I’m not too sure what to think after watching the pilot of Mad Men. Personally, the costumes were well put together and the overall 1950’s? look really made the show stand out. However, the writing was awful.
I read both articles on the first episode and I’d have to agree with the reviews from The Washington Post. Intentionally, author Tom Shales didn’t flat out say that if you enjoyed the episode, you’re stupid, but essentially, that’s what he meant.
The Washington Post doesn’t necessarily flat out say that the pilot was awful and that no one should watch it. However, by the choice of Mr. Shales’ language, it infers the writing was boring and slow and not enjoyable, especially for a first episode. He writes, “the stories unfold in a dry, drab way and the pacing is desultory”. The story was slow and the plot went nowhere within the hour. Shows, especially pilots, are supposed to be compelling and thought-provoking. Unfortunately, I heard more about how cigarettes were bad for you than I saw Mr. Draper take any action to change it.
After watching this pilot, the only plot I can really see continuing on is the affair between Miss Olsen and Pete. Otherwise, the story seems wrapped up with the relationship mended with Miss Siff and the Lucky Strike clients pleased with Mr. Draper’s “It’s Toasted!” pitch.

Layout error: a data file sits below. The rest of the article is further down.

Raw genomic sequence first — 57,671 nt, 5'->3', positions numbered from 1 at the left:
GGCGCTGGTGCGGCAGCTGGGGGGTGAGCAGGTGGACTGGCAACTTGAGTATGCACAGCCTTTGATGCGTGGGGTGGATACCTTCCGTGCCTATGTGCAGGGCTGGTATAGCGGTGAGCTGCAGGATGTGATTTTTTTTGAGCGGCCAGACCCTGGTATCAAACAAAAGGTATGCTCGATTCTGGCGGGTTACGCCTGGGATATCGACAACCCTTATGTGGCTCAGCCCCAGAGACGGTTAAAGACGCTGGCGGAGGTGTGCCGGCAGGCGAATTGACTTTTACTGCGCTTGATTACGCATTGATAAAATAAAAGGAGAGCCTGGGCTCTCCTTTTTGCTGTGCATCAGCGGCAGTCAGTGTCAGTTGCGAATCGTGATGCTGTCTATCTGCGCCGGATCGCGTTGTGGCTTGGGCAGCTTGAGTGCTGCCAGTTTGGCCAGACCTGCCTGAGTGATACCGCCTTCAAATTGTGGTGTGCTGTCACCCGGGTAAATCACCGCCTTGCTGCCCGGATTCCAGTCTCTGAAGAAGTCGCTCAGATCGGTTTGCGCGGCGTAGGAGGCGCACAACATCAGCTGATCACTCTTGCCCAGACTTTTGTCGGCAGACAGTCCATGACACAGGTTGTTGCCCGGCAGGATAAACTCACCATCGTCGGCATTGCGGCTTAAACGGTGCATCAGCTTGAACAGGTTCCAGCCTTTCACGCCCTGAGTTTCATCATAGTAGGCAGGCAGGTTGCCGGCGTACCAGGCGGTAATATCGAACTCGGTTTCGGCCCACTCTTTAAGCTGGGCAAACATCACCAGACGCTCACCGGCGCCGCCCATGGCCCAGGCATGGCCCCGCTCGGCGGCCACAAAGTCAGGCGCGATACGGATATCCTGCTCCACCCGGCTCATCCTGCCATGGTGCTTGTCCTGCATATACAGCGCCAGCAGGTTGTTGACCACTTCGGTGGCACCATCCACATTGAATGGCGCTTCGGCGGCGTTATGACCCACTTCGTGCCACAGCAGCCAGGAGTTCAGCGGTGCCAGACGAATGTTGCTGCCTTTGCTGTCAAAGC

Anyway, The Washington Post made it very clear that this pilot was not of any high-brow material stating, “the people in and around them spoil the show, gum up the works and shatter veracity”. The setting and scenery are too forced and it seems that Mad Men is shooting for the “Best Scenery” award rather than “Best Performance”.
The way the Mr. Shales presented his thoughts made it seem that if you liked it, you were fully accepting what you saw for face value and did not look any deeper into the actual show itself. If I heard someone tell me that, I would be quiet upset. Essentially, Mr. Shales was bad mouthing the show while also bad mouthing the audience that accepted it.